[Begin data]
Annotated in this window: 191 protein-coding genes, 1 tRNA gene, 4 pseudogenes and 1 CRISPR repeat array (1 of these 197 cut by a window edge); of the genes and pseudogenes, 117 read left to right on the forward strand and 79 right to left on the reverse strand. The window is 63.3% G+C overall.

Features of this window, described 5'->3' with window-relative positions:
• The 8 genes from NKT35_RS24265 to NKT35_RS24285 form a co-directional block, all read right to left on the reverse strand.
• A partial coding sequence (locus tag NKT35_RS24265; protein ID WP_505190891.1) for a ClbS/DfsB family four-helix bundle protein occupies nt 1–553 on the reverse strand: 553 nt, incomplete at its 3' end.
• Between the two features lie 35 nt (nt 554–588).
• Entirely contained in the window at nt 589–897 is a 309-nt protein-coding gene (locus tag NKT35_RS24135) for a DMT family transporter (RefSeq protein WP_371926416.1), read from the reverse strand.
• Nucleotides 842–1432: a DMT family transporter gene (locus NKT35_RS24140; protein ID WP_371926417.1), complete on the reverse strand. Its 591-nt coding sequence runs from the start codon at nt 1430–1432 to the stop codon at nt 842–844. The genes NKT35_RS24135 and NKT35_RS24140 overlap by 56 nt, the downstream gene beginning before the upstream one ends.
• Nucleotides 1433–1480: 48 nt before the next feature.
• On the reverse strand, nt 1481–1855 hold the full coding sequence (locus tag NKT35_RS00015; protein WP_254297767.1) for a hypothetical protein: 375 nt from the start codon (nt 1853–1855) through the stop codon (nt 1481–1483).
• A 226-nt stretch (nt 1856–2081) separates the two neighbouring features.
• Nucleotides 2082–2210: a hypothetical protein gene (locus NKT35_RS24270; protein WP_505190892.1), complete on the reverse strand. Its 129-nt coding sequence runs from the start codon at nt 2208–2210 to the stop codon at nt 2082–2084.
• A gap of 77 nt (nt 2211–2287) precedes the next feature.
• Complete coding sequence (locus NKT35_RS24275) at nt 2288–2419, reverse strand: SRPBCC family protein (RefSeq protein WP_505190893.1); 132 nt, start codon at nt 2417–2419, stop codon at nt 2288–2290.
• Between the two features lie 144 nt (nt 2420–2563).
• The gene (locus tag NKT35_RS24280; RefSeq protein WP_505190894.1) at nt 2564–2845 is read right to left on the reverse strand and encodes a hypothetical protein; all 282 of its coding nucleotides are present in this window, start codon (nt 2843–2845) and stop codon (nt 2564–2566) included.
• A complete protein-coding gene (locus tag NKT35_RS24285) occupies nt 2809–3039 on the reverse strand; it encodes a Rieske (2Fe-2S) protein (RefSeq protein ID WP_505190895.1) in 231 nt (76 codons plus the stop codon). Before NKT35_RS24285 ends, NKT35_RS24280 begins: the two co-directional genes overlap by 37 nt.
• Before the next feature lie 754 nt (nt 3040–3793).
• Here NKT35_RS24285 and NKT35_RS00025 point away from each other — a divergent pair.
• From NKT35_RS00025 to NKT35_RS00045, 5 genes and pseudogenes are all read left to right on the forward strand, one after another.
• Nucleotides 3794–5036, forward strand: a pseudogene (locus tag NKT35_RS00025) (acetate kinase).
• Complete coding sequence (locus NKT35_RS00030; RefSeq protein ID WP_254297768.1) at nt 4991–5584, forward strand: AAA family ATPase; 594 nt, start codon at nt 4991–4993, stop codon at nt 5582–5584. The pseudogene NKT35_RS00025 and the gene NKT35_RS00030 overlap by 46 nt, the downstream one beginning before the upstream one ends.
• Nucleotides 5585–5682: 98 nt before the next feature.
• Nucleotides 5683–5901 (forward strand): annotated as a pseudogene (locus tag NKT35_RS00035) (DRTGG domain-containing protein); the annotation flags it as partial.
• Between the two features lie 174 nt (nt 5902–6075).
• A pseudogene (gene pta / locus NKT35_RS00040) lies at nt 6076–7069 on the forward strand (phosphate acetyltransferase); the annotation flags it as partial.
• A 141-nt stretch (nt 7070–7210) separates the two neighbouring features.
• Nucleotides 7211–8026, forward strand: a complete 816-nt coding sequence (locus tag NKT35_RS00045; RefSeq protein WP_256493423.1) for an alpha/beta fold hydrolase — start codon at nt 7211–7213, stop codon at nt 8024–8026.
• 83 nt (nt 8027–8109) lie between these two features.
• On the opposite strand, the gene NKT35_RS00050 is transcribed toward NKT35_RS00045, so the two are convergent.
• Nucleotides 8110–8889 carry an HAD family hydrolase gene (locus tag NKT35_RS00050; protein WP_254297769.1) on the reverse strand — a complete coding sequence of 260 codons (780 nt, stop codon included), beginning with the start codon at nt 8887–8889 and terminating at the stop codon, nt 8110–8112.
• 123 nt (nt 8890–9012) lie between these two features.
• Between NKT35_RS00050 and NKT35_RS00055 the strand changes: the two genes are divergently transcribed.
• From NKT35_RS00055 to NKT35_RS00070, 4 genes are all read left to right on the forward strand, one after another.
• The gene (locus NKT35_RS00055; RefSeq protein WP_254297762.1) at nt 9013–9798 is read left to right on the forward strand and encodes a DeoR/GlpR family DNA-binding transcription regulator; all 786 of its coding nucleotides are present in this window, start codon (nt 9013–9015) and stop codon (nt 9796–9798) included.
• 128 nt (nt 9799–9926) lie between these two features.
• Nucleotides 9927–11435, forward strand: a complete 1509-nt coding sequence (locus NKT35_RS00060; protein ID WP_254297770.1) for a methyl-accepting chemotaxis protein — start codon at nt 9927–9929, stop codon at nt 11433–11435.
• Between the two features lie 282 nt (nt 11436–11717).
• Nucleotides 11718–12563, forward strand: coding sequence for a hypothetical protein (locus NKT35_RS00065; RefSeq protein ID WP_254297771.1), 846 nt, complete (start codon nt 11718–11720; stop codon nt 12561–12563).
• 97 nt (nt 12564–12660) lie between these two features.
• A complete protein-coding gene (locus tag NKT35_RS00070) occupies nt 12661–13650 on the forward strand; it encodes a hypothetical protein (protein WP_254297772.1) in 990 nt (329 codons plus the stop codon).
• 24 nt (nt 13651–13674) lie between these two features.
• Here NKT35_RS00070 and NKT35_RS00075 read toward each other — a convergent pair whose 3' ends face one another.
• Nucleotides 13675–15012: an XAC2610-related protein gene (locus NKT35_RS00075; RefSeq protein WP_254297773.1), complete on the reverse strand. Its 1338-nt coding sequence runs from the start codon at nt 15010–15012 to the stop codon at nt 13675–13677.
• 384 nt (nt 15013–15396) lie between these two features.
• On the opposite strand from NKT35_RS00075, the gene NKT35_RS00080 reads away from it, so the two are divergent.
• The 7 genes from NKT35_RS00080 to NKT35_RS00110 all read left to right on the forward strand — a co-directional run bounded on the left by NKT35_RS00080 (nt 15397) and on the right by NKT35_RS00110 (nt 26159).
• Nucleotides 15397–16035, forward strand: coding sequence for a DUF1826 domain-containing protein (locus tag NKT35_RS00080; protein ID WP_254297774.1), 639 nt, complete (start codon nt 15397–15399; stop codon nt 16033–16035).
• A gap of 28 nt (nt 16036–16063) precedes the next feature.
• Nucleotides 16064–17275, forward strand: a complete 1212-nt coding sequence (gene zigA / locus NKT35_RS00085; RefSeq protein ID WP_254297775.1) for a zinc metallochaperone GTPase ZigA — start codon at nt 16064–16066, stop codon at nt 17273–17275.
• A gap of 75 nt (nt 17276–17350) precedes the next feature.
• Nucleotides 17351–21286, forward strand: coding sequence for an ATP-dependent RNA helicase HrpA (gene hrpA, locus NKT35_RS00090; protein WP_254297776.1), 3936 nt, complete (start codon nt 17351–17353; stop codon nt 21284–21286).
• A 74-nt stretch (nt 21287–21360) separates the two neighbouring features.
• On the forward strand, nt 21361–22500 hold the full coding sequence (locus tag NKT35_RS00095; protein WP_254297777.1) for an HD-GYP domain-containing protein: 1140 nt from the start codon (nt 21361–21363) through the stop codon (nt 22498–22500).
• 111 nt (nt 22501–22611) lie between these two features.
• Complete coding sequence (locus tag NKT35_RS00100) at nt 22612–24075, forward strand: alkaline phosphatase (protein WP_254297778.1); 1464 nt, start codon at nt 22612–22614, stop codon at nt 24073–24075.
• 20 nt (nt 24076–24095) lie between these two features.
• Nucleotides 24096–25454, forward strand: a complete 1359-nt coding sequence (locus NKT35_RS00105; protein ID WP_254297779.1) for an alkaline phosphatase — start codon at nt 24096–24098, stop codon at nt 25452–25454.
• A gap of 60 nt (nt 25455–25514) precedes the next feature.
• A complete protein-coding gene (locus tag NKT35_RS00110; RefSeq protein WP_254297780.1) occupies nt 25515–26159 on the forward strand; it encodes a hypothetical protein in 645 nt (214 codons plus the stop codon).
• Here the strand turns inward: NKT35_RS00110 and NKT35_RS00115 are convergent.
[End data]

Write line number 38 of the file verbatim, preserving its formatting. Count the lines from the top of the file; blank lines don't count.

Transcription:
• Nucleotides 11718–12563, forward strand: coding sequence for a hypothetical protein (locus NKT35_RS00065; RefSeq protein ID WP_254297771.1), 846 nt, complete (start codon nt 11718–11720; stop codon nt 12561–12563).